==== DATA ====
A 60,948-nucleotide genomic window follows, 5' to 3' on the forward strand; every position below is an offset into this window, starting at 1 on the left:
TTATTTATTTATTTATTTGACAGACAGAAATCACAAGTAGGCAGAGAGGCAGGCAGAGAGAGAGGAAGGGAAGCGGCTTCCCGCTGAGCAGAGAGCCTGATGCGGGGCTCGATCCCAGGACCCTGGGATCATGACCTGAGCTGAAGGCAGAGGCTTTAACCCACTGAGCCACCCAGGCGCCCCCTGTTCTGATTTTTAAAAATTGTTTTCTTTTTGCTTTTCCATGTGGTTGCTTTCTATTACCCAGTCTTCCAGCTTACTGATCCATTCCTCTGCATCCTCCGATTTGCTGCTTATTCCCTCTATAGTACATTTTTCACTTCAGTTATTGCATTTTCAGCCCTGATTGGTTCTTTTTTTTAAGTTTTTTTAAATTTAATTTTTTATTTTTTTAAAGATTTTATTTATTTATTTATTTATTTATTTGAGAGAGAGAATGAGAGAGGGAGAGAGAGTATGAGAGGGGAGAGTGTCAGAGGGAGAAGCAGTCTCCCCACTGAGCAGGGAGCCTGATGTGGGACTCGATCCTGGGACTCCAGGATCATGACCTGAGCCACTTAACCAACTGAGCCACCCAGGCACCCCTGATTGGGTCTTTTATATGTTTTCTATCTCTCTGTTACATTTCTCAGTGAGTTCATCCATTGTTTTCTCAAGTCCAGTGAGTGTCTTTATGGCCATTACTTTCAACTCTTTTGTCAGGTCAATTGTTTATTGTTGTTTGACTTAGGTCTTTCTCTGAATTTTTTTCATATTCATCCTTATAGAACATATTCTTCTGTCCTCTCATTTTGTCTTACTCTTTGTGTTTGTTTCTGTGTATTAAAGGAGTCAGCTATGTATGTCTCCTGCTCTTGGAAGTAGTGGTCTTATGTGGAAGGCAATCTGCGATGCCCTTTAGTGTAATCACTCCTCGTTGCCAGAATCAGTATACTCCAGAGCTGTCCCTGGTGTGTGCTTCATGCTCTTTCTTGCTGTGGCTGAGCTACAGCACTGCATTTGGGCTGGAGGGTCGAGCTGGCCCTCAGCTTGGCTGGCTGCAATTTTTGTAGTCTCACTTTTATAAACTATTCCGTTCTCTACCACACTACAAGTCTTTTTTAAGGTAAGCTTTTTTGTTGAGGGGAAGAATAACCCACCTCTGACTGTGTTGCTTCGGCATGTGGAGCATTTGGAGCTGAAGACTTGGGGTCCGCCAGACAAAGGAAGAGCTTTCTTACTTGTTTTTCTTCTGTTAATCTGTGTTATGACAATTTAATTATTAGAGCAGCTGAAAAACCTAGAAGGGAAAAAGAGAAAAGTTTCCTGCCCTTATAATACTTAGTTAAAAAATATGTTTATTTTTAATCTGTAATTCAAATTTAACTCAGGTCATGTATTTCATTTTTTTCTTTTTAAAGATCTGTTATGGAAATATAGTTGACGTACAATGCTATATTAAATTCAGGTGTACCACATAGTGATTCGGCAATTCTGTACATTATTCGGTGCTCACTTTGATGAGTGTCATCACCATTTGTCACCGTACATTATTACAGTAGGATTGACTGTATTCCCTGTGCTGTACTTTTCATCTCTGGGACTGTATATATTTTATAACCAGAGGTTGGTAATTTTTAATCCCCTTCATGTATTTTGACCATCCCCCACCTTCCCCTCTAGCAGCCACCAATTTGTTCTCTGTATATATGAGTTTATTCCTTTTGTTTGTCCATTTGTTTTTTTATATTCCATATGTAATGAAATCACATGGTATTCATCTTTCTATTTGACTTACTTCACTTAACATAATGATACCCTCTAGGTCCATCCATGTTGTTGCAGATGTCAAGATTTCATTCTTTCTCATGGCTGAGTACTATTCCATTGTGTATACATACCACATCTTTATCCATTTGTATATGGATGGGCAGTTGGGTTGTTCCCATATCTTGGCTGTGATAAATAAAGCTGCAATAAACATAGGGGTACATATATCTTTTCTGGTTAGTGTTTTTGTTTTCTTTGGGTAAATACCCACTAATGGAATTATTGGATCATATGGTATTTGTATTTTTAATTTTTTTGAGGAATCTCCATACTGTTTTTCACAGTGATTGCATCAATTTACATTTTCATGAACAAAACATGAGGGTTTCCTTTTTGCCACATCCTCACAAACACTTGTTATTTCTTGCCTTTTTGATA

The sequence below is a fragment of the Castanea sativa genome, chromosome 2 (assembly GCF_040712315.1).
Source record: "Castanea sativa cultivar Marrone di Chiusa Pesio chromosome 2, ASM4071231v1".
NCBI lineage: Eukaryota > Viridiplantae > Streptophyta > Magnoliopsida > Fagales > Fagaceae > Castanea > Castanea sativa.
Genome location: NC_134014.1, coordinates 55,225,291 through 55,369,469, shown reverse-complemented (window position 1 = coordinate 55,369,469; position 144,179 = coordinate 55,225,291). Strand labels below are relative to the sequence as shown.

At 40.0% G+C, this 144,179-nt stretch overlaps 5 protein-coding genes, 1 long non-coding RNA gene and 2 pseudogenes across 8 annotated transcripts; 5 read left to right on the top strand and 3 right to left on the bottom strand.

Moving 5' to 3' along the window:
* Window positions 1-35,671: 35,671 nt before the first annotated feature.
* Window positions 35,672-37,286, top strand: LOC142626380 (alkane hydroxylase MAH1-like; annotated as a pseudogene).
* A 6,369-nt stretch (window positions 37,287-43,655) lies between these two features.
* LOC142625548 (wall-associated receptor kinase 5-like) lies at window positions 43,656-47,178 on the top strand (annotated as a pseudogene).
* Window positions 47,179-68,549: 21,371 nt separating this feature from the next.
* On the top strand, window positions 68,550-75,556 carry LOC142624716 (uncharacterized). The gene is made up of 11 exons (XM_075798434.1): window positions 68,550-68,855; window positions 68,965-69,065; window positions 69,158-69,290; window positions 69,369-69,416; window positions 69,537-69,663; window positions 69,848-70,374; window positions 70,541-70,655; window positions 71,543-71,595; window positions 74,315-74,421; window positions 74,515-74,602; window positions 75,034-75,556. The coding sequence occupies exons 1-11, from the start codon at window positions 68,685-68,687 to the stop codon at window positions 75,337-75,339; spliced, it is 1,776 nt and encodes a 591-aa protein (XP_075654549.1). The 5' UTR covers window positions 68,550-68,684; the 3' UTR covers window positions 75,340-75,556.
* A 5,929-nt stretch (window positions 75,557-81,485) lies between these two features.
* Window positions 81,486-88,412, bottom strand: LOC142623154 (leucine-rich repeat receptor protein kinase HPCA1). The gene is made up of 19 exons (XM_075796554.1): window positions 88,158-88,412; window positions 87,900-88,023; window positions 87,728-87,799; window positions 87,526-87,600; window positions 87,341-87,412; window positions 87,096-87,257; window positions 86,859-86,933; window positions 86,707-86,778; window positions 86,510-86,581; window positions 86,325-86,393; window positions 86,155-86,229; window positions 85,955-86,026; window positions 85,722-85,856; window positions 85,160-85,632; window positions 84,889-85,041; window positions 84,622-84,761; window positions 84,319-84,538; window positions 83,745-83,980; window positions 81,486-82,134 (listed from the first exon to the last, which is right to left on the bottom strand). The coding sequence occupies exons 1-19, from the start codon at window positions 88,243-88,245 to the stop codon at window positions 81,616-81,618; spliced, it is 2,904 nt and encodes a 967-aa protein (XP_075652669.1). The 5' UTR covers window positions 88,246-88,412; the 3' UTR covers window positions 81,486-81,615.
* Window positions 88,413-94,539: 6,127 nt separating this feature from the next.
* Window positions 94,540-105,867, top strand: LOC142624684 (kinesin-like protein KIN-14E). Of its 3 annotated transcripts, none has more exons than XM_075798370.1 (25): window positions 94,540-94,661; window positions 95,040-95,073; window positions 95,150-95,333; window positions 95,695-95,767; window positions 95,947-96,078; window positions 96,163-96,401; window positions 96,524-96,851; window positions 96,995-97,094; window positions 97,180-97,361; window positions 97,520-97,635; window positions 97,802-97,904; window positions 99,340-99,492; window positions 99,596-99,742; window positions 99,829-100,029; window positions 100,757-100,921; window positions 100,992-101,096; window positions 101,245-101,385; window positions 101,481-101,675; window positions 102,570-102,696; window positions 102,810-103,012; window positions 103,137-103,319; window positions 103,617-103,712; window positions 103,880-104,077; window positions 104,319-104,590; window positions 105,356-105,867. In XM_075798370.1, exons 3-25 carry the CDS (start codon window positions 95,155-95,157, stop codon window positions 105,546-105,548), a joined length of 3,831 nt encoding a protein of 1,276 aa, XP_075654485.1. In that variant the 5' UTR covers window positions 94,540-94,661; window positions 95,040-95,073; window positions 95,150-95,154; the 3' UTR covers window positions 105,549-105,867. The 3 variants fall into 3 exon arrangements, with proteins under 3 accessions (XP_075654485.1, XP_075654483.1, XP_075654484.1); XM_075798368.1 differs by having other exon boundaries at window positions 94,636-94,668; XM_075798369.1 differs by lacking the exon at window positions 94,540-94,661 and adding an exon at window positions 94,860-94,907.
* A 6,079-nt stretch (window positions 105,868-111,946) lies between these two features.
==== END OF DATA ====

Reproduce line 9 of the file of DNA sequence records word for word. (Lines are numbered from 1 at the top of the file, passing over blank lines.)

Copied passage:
* Window positions 1-35,671: 35,671 nt before the first annotated feature.